Alexandria Ocasio-Cortez Tells Gilead CEO That 'People Are Dying' Because His Company Charges Nearly $2,000 for Drug That Sells for $8 in Australia

Representative Alexandria Ocasio-Cortez slammed Gilead CEO Daniel O'Day on Thursday during a congressional hearing, pointing out that his pharmaceutical company charges nearly $2,000 to U.S. customers for Truvada, a drug designed to reduce the risk of HIV, while a generic version of the same drug only costs $8 in Australia.

"The current list price [of Truvada] is $2,000 a month in the United States, correct?" the progressive Democratic Congresswoman from New York asked the Gilead CEO on Thursday during a congressional hearing. O'Day clarified that the list price is actually $1,780.

Ocasio-Cortez shot back: "Why is it $8 in Australia?"

O'Day explained that Truvada still has patent protection in the U.S. while it does not in the U.S. "It will be generically available in the United States as of September 2020," he said.

The congresswoman then lit into the CEO, arguing that the massive markup would cause people to die. She also explained that Gilead was charging Americans an exorbitant markup for the drug, despite the fact that research for Truvada was paid for by taxpayers and the patent is owned by the public.

"I think it's important here that we notice that we the public, we the people, developed this drug. We paid for this drug, we led and developed all the patents to create PrEP [the commonly known name for Truvada] and then that patent has been privatized, despite the fact that the patent is owned by the public, who refused to enforce it," the representative said.

"There's no reason this should be $2,000 a month. People are dying because of it," she added.

As Ocasio-Cortez explained, the research that showed Truvada was effective at preventing HIV in humans, despite a user's potentially risky sexual activity, was almost entirely funded by U.S. taxpayers, according to The Washington Post. The U.S. government patented the treatment back in 2015, but it currently does not receive any profit from the drug. Instead, Gilead, which originally developed the drug for other treatments, has argued that the patent is not valid and continues to rake in billions annually.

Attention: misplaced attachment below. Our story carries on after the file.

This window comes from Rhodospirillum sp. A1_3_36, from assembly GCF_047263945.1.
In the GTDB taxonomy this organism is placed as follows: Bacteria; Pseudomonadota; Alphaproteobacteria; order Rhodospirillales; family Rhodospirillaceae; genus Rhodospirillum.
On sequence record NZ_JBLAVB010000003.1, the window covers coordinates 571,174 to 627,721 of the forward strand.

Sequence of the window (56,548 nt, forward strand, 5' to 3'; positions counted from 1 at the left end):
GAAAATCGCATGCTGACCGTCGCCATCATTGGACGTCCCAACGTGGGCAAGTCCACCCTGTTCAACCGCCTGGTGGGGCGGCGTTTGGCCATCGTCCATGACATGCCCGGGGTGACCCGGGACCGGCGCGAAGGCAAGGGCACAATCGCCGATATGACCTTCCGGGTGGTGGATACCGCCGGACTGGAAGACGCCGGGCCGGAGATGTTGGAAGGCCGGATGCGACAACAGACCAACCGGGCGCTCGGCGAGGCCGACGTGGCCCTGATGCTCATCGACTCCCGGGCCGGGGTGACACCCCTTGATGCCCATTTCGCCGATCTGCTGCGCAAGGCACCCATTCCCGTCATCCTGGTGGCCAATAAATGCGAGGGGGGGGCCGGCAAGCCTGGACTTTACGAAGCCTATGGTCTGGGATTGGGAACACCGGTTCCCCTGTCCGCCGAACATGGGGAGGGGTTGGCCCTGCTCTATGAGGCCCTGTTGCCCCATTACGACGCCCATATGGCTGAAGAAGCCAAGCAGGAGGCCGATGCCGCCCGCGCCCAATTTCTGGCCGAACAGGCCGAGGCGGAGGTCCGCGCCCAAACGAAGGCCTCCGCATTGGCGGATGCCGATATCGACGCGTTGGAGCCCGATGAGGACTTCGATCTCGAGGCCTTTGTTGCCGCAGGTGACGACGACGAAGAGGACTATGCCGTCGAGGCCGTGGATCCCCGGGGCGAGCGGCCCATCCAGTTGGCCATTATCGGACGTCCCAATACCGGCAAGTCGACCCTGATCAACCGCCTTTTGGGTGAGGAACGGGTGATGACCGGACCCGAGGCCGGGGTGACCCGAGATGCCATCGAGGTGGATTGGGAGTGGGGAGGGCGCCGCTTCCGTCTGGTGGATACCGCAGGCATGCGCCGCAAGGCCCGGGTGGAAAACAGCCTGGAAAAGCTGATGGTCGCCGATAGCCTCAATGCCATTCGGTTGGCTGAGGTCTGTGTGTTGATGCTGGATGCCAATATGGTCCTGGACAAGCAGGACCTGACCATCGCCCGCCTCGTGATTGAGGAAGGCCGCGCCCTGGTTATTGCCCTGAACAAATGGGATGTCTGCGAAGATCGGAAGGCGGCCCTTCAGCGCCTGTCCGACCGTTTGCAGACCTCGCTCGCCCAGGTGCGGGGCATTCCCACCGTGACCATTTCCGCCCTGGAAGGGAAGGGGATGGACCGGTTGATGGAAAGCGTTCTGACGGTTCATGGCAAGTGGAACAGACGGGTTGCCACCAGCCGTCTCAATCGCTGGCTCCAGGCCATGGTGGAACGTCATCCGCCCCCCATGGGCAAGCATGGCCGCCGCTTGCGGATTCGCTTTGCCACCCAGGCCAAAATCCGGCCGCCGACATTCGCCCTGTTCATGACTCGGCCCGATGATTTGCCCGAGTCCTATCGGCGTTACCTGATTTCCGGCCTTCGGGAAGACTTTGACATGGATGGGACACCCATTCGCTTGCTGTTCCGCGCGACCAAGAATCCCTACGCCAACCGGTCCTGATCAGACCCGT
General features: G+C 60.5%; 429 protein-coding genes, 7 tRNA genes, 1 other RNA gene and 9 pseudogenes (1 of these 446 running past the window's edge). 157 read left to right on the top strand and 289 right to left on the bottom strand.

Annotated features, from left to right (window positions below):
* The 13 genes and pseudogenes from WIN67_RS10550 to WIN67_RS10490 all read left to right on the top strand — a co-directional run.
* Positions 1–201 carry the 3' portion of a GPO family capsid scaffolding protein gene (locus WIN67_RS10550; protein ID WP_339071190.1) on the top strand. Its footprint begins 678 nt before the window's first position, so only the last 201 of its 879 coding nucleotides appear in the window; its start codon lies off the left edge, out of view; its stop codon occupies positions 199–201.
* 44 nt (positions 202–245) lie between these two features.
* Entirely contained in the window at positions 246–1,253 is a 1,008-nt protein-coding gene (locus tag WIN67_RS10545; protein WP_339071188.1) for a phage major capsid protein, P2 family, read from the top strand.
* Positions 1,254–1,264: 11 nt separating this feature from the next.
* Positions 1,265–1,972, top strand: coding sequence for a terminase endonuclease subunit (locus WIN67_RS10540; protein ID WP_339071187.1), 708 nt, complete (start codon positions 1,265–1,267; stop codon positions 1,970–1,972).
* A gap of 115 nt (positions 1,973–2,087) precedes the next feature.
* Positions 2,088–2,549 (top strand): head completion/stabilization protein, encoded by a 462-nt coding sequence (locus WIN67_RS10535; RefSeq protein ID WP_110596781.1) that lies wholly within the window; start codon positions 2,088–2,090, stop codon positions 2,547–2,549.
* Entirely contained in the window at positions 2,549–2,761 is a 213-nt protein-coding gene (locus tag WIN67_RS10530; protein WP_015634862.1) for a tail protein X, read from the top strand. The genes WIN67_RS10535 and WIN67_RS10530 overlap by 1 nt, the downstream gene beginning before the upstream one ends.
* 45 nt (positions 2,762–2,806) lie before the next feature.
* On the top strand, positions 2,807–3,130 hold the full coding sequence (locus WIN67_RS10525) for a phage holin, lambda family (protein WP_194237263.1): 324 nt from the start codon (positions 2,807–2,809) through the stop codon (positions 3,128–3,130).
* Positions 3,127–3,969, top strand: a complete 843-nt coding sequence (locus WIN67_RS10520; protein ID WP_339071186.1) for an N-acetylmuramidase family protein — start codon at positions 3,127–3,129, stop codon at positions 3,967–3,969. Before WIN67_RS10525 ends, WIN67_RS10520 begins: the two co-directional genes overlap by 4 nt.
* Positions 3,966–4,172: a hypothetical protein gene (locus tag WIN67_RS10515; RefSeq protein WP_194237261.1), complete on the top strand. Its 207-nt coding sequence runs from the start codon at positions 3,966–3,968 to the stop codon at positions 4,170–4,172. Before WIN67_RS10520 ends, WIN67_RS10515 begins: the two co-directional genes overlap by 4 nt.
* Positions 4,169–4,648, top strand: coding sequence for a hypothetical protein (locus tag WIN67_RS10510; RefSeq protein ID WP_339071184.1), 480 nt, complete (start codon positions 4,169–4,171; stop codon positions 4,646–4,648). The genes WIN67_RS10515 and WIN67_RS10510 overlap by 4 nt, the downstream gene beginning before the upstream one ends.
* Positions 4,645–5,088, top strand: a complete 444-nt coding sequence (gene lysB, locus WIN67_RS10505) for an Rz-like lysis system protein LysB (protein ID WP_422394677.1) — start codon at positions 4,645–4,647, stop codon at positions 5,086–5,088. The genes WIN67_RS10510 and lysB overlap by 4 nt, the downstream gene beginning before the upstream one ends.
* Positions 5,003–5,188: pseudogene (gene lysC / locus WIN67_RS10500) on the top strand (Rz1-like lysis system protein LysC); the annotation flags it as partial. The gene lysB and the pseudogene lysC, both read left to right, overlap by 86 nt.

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Bottles of antiretroviral drug Truvada are displayed at Jack's Pharmacy on November 23, 2010 in San Anselmo, California. Truvada costs $1,780 in the U.S. but $8 in Australia. Justin Sullivan/Getty Images

In fact, since Truvada was approved as an effective HIV treatment, Gilead has steadily increased its price. A 2018 report by NPR explained that the drug's wholesale price had increased 45 percent over the past six years. Although most health insurance in the U.S. covers Truvada, that does not benefit the millions of Americans who are not insured.

"With the amount of effort and time and taxpayer money that went into it, for CDC [the Centers for Disease Control and Prevention] and Gilead not to come to an agreement, so the taxpayer could get some of that money, is really unconscionable,'' Thomas Folks, who first researched Truvada's ability to prevent HIV in monkeys, told the Post earlier this year.

Alexandria Ocasio-Cortez Tells Gilead CEO That 'People Are Dying' Because His Company Charges Nearly $2,000 for Drug That Sells for $8 in Australia | U.S.
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